Season 2 of Snowpiercer introduced us to a face we thought we would never see – Mr Wilford. Sean Bean joined the cast this season as the elusive CEO of Snowpiercer, who throughout season 1 we were first led to believe was alive – except, not really. Then alive again, then not really again.
With Sean Bean portraying the character, many believe Wilford’s tenure on the show won’t last long, since the actor is synonymous with playing figures who are quickly killed off – see Ned Stark on Game of Thrones, or Boromir in Lord of the Rings.
But while Wilford has already surprised viewers in more than one horrific way – be it by forcing his loyal crew member to commit suicide, or revealing just how deeply rooted his manipulation of Audrey really is – fans of the show are trying to dig deeper and figure out just how far his moral corruption goes.
And as the episodes go by, more and more evidence seems to be stacking up pointing at Wilford’s involvement in the most heinous act of all: causing the apocalypse.
This fan theory first came about in the YouTube comments for the Snowpiercer season 2 trailer. There, some people spotted weather balloons with the huge Wilford trademark that have become so crucial in the most recent episodes, as Melanie has ventured outside for the first time. User Aaron Carpenter was the first one to comment: “Holdup, so that balloon thing in the air was possibly one of the rockets used for CW-7, and it has a big W.”
For those who may not have paid attention to every story beat of the show so far, CW-7 refers to the chemical agent that was launched into the air to cool down the temperatures of the planet in response to climate change. However, CW-7 was too effective and instead froze the entire planet, starting what is referred to as the Freeze.
Throughout the first season, we're led to understand that Mr Wilford was wary of the repercussions of CW-7 before they appeared to the rest of the world, which is why he managed to build the Snowpiercer in time to save a small portion of humanity.
“Does this mean Mr Wilford purposely created CW-7 for the goal of causing the apocalypse... woah,” said another fan online. User The Bored Poster added: “What if Mr Wilford created the trains and destroyed the world just so he could have a lavish life?”
Could it be that he wasn’t as much of a luminary as he was hungry for power? Would he go so far that he'd cause the end of the world and build the Ark just to live out his life in luxury?
We now know that the weather balloons aren’t missiles, though, but data collectors and transmission devices – this pours a bit of cold water on the theory. That said, it's still possible that Wilford has something to do with the apocalypse humanity experienced.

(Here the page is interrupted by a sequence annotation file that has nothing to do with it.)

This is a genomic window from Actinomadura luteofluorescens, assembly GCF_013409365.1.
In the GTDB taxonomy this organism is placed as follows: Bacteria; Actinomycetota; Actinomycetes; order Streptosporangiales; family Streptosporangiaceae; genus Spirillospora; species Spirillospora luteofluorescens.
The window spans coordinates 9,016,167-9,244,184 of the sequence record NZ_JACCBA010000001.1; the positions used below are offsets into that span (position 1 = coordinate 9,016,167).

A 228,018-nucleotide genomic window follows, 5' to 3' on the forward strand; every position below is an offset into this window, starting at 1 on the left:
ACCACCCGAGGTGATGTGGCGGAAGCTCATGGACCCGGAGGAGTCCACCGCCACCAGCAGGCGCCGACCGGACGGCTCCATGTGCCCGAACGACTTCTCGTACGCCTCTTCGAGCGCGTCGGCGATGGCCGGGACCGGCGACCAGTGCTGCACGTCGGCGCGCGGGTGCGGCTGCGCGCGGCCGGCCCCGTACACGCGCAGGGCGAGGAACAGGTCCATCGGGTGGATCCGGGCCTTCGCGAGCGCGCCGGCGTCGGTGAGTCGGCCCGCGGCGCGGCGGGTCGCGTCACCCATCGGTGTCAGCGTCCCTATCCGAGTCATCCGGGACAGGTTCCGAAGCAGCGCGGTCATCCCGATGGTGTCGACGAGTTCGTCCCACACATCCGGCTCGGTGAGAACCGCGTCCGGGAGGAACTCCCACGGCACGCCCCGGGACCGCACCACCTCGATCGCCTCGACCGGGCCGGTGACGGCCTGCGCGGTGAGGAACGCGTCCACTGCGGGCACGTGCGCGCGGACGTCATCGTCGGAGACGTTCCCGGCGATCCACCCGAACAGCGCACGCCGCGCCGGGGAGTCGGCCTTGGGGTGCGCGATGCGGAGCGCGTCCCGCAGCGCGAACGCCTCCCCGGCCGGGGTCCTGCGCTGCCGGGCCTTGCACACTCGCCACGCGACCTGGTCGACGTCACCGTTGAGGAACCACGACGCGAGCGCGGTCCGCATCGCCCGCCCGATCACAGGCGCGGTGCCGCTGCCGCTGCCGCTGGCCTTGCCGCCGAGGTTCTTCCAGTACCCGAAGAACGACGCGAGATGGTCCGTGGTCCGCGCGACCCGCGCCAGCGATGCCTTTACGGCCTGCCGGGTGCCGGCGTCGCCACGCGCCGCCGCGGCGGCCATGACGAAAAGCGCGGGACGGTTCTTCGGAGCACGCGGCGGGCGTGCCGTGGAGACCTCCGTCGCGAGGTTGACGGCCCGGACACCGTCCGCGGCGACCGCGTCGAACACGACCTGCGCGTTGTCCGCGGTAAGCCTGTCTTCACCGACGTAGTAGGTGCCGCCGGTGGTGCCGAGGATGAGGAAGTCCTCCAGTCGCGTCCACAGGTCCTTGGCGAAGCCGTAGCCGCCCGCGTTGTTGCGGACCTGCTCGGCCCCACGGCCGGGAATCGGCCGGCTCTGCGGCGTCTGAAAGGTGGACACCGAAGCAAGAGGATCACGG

Since we first met him, Wilford has clearly been painted as a man who likes his luxuries. One of the first things we hear about him is that he requests a set of First Class tableware, since who knows what he's been forced to eat with after travelling on the Big Alice for the past seven years. But even as he found himself stranded on the service train, he did find a way to acquire a fancy bathtub, and he definitely didn’t care about expenses when he had his quarters retrofitted.
It’s also clear that after his time apart from the Snowpiercer, Wilford hasn’t lost his desire to control all that is left of humanity. His war against Layton and his reign is as heightened as ever, with a recent episode seeing Wilford closing the border and taking Audrey with him.
Most significantly, though, episode 6 of season 2 gave us a lot of insight into the Snowpiercer’s origin. As we flashback to an Old Time Chicago, on a sunny day with a clear sky, the train is already built. Wilford and Melanie are toasting to its completion and the engineer is excited to “finally get to drive her.”
There doesn’t seem to be an apocalypse going on just yet, but in the following flashback scene, we get confirmation that the Snowpiercer’s original mission didn’t seem to be that of an ark for humanity. As Wilford is busy giving the final touches to the Nightcar, “his brothel” as Melanie calls it, she complains: “This train is now an ark for humanity, not your personal indulgences.” Now? What was it before?
Why would you agree to build a 10-mile long train that can host 3000 people, livestock, cultivate food and that most importantly has an Engine Eternal, if you didn’t think you would need it to outlive the end of the world?
If nothing else, it's a fun theory about Wilford's role in the show.
Snowpiercer continues Mondays on TNT in the US and the following Tuesday on Netflix in the UK.